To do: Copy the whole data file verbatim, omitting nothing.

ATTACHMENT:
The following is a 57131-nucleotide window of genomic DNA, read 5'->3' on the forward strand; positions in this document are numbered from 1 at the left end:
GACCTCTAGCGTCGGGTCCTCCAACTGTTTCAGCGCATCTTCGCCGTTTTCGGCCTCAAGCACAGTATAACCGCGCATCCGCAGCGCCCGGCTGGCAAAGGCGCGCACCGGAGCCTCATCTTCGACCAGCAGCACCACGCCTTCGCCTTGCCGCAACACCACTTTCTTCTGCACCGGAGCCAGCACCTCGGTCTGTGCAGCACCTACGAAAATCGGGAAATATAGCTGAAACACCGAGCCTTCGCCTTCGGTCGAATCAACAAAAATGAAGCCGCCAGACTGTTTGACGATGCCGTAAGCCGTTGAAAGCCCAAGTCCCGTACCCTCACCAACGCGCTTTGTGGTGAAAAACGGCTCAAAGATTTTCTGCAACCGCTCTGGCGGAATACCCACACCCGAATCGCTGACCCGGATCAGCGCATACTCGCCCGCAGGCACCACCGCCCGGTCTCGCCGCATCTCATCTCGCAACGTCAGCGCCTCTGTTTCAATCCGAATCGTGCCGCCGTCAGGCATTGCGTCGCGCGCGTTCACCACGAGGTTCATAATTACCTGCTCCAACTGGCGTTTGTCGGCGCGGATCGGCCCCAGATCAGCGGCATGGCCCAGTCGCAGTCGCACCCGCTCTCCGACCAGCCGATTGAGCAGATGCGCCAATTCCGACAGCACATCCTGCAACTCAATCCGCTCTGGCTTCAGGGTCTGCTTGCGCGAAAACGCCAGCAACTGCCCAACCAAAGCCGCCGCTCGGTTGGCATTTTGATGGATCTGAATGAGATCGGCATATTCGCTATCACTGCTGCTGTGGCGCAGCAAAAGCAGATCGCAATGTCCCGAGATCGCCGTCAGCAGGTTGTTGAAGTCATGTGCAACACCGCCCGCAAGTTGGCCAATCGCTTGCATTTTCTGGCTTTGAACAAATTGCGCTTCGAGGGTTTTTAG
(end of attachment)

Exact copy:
The following is a 57131-nucleotide window of genomic DNA, read 5'->3' on the forward strand; positions in this document are numbered from 1 at the left end:
GACCTCTAGCGTCGGGTCCTCCAACTGTTTCAGCGCATCTTCGCCGTTTTCGGCCTCAAGCACAGTATAACCGCGCATCCGCAGCGCCCGGCTGGCAAAGGCGCGCACCGGAGCCTCATCTTCGACCAGCAGCACCACGCCTTCGCCTTGCCGCAACACCACTTTCTTCTGCACCGGAGCCAGCACCTCGGTCTGTGCAGCACCTACGAAAATCGGGAAATATAGCTGAAACACCGAGCCTTCGCCTTCGGTCGAATCAACAAAAATGAAGCCGCCAGACTGTTTGACGATGCCGTAAGCCGTTGAAAGCCCAAGTCCCGTACCCTCACCAACGCGCTTTGTGGTGAAAAACGGCTCAAAGATTTTCTGCAACCGCTCTGGCGGAATACCCACACCCGAATCGCTGACCCGGATCAGCGCATACTCGCCCGCAGGCACCACCGCCCGGTCTCGCCGCATCTCATCTCGCAACGTCAGCGCCTCTGTTTCAATCCGAATCGTGCCGCCGTCAGGCATTGCGTCGCGCGCGTTCACCACGAGGTTCATAATTACCTGCTCCAACTGGCGTTTGTCGGCGCGGATCGGCCCCAGATCAGCGGCATGGCCCAGTCGCAGTCGCACCCGCTCTCCGACCAGCCGATTGAGCAGATGCGCCAATTCCGACAGCACATCCTGCAACTCAATCCGCTCTGGCTTCAGGGTCTGCTTGCGCGAAAACGCCAGCAACTGCCCAACCAAAGCCGCCGCTCGGTTGGCATTTTGATGGATCTGAATGAGATCGGCATATTCGCTATCACTGCTGCTGTGGCGCAGCAAAAGCAGATCGCAATGTCCCGAGATCGCCGTCAGCAGGTTGTTGAAGTCATGTGCAACACCGCCCGCAAGTTGGCCAATCGCTTGCATTTTCTGGCTTTGAACAAATTGCGCTTCGAGGGTTTTTAG